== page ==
Lesson 2: An Apple kind of Day


I often have vivid dreams of experimenting in the kitchen and of the smell of baked goods as they come fresh out of the oven. I want to make these fantasies into realities with my own two hands under the guidance of masterful teachers. I want to be able to create works of culinary art and believe that my creativity and passion will make this possible.


Unfortunately, this short prose was just the result of my imagination running wild. Dreams are very rarely close to daily life. But luckily, things on this day were starting to look up. It was a day to celebrate apples in all their glory.


Sadly, vegetables and fruit at local corner stores and supermarkets are of questionable quality and distinguished age, a nice way of saying expensive, old, shrivelled and often rotten. Only the weekly farmers markets come close to the crisp and tasty produce I have been searching far and wide for.


The demonstration was intense and peppered with hilarious jokes from the Chef.


Lesson 3: Assorted Tarts using Sweet Short Pastry ßà Les Tartes assorties en Pâte Brisée

Classic French Apple Tart – “Tarte Aux Pommes”

Tart Tatin – “Tarte Tatin”

Normandy Tart – “Tarte Normande”


Below is the first of many long processes that we will learn during our course… except this is also one of the most important.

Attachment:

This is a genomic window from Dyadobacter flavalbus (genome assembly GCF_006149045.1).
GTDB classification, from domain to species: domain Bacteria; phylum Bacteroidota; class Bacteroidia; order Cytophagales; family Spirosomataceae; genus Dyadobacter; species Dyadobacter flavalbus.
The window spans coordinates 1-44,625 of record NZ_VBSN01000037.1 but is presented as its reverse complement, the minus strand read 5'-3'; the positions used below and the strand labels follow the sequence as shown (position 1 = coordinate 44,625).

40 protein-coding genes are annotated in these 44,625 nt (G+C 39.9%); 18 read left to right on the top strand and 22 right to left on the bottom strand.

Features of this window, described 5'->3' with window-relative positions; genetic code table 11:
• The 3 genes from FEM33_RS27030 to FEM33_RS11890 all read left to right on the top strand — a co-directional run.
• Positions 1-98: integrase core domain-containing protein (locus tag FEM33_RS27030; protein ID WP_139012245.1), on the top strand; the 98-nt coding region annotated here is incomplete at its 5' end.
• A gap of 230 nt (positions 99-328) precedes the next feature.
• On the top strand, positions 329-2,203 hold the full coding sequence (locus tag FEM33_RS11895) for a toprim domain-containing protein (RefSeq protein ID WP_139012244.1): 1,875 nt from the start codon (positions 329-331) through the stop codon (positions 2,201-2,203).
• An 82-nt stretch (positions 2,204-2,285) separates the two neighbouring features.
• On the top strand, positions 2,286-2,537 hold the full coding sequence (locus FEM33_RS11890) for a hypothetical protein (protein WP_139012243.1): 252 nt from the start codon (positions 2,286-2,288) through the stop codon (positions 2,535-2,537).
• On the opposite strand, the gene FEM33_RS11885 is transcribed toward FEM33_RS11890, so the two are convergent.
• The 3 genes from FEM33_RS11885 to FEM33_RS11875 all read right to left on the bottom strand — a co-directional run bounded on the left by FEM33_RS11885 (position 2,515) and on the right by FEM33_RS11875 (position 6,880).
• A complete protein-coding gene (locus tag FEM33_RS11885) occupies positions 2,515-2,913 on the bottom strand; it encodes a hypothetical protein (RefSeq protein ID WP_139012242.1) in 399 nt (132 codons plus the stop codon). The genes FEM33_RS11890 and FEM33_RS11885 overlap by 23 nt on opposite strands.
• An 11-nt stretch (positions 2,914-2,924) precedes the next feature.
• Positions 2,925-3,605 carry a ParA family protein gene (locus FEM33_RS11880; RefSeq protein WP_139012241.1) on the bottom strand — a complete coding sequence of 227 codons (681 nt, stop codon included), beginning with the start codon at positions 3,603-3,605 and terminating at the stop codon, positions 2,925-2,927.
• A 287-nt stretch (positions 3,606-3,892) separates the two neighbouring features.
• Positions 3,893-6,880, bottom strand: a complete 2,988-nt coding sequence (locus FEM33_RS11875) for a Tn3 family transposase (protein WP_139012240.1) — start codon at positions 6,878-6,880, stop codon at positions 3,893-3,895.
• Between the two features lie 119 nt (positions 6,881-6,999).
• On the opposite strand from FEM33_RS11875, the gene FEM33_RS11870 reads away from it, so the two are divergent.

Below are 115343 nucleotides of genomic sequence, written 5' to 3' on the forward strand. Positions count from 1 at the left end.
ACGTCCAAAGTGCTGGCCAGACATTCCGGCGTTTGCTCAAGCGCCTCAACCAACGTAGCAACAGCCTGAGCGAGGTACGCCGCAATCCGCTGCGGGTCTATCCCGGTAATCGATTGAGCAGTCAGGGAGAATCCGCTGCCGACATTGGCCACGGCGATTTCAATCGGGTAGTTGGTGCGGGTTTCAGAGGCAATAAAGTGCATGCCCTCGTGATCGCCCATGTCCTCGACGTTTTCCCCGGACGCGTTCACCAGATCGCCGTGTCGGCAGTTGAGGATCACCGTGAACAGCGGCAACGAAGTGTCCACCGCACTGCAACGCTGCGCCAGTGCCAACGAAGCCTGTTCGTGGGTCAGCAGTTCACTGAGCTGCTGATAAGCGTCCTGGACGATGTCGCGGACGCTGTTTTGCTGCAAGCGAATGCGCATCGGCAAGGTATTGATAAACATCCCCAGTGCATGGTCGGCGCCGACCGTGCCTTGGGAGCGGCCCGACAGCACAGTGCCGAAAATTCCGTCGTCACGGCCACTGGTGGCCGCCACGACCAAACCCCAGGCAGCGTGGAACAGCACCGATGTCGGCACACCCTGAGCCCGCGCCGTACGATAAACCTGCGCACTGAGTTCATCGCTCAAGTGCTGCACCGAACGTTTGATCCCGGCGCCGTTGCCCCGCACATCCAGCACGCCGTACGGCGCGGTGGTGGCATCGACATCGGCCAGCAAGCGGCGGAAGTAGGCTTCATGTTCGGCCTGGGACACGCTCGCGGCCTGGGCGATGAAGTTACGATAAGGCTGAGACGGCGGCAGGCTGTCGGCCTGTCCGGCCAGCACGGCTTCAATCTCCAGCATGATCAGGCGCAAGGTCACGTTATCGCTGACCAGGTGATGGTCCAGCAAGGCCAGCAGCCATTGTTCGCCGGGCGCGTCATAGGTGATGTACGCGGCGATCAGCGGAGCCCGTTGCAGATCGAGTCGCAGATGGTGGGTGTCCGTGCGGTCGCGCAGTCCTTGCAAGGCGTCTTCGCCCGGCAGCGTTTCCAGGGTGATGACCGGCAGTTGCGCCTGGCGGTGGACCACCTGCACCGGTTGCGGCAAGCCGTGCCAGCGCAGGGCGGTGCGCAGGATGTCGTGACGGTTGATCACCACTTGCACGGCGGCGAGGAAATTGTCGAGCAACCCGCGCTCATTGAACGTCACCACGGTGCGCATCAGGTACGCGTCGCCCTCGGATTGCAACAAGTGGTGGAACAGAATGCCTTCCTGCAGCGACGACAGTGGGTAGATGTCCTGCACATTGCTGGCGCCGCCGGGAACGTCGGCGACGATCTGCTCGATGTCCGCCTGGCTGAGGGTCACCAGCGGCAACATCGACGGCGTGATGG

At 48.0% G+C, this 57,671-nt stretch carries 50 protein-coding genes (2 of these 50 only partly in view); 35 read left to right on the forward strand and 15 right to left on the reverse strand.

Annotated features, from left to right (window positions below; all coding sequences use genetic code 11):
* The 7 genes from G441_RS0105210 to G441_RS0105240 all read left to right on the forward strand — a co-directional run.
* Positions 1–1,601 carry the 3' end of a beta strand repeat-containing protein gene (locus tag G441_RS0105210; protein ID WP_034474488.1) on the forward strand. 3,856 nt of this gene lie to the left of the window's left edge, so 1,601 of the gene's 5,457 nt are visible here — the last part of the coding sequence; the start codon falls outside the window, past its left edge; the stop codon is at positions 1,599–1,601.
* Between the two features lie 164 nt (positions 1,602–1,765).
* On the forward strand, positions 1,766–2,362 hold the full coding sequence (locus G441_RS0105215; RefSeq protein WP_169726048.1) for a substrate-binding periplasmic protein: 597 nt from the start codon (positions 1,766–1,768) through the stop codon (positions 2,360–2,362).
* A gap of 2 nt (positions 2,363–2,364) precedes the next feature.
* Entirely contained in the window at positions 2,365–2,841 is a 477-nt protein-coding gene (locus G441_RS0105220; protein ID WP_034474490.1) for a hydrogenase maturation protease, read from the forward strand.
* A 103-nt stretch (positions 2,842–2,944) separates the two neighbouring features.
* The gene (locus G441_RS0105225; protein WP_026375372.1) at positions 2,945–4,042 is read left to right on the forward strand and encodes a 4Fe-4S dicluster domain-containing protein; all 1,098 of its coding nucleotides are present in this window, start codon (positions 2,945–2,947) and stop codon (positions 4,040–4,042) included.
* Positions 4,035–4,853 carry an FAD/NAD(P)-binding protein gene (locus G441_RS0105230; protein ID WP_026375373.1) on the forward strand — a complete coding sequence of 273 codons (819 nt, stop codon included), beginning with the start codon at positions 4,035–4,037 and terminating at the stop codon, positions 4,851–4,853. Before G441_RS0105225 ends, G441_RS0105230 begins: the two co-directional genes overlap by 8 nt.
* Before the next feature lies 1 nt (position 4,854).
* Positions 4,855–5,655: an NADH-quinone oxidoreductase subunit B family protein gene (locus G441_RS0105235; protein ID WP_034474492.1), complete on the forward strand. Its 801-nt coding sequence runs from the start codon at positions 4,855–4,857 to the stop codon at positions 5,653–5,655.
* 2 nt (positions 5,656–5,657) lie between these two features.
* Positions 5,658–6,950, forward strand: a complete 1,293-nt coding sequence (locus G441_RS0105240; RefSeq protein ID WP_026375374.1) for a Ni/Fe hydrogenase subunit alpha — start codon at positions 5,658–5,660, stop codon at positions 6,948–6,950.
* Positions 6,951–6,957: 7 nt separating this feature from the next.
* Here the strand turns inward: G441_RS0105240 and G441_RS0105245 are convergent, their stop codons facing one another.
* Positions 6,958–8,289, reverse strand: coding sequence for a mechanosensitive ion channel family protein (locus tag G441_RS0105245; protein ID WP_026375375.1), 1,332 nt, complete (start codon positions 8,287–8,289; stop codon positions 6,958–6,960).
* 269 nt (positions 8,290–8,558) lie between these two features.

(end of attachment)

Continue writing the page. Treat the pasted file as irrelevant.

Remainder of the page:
The making of a tart casing with delicate pâte brisée and a simple tart ring is meant to become second nature for us. We will rely on developing fast hands and a muscle memory to churn out a perfectly made tart every time. There is no doubt that this certain skill is likely to turn up on our practical exam at the end of the course.


At the end of every class the chef will line up his creations ready for inspections and hordes of students scrambling to take photos. What you don’t see in these photos are the multitudes of hands reaching over the table taking photos in a rough and chaotic manner. We are meant to visually study the cakes and learn the correct and traditional ways of presenting these age old recipes.



The Chef will then, with the aid of his assistants, for example us, cut up and distribute a sample of each of the cakes that we must review in a process of formal tasting, otherwise known as massive sugary consumption. Some of us will smell, analyse and then slowly taste the products in a process similar to fine wine tasting. Others, will quickly eat it all like a cheap buffet line.


Below, for your inspection, and later consumption, are the 3 wonderful cakes of the day, each employing different presentation styles.



1) Tarte aux Pommes – Classic French Apple Tart

A) Prepared with nibs of butter and brown sugar     B) Final Product     C) Brushed with Apricot Nappage (Glaze) for a glossy sheen



2) Tarte Tatin – Classic Apple Tart Tatin

A) A la natural              B) Up close and personal, check out the caramelised apples



3) Tarte Normande – Normandy Tart

A) A la natural                  B) Dusted with Icing Sugar











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